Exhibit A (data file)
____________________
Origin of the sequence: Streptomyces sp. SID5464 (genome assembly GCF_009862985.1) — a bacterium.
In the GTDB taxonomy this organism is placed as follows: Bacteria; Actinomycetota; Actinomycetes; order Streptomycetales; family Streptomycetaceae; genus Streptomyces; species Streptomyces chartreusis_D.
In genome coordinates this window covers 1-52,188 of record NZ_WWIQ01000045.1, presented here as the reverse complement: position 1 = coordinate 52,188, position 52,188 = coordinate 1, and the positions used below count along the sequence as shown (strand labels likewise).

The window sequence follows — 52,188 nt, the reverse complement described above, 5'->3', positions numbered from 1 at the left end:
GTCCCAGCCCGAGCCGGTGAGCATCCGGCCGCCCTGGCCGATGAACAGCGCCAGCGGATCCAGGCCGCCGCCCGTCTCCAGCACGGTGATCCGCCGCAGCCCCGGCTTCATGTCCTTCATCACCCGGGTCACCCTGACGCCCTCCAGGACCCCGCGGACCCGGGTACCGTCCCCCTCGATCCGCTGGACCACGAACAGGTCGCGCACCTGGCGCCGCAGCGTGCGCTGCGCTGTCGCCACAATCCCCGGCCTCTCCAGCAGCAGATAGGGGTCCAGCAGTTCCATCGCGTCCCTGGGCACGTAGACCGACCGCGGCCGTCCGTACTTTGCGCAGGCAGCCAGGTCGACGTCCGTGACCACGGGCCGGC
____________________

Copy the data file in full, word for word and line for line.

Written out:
Origin of the sequence: Streptomyces sp. SID5464 (genome assembly GCF_009862985.1) — a bacterium.
In the GTDB taxonomy this organism is placed as follows: Bacteria; Actinomycetota; Actinomycetes; order Streptomycetales; family Streptomycetaceae; genus Streptomyces; species Streptomyces chartreusis_D.
In genome coordinates this window covers 1-52,188 of record NZ_WWIQ01000045.1, presented here as the reverse complement: position 1 = coordinate 52,188, position 52,188 = coordinate 1, and the positions used below count along the sequence as shown (strand labels likewise).

The window sequence follows — 52,188 nt, the reverse complement described above, 5'->3', positions numbered from 1 at the left end:
GTCCCAGCCCGAGCCGGTGAGCATCCGGCCGCCCTGGCCGATGAACAGCGCCAGCGGATCCAGGCCGCCGCCCGTCTCCAGCACGGTGATCCGCCGCAGCCCCGGCTTCATGTCCTTCATCACCCGGGTCACCCTGACGCCCTCCAGGACCCCGCGGACCCGGGTACCGTCCCCCTCGATCCGCTGGACCACGAACAGGTCGCGCACCTGGCGCCGCAGCGTGCGCTGCGCTGTCGCCACAATCCCCGGCCTCTCCAGCAGCAGATAGGGGTCCAGCAGTTCCATCGCGTCCCTGGGCACGTAGACCGACCGCGGCCGTCCGTACTTTGCGCAGGCAGCCAGGTCGACGTCCGTGACCACGGGCCGGC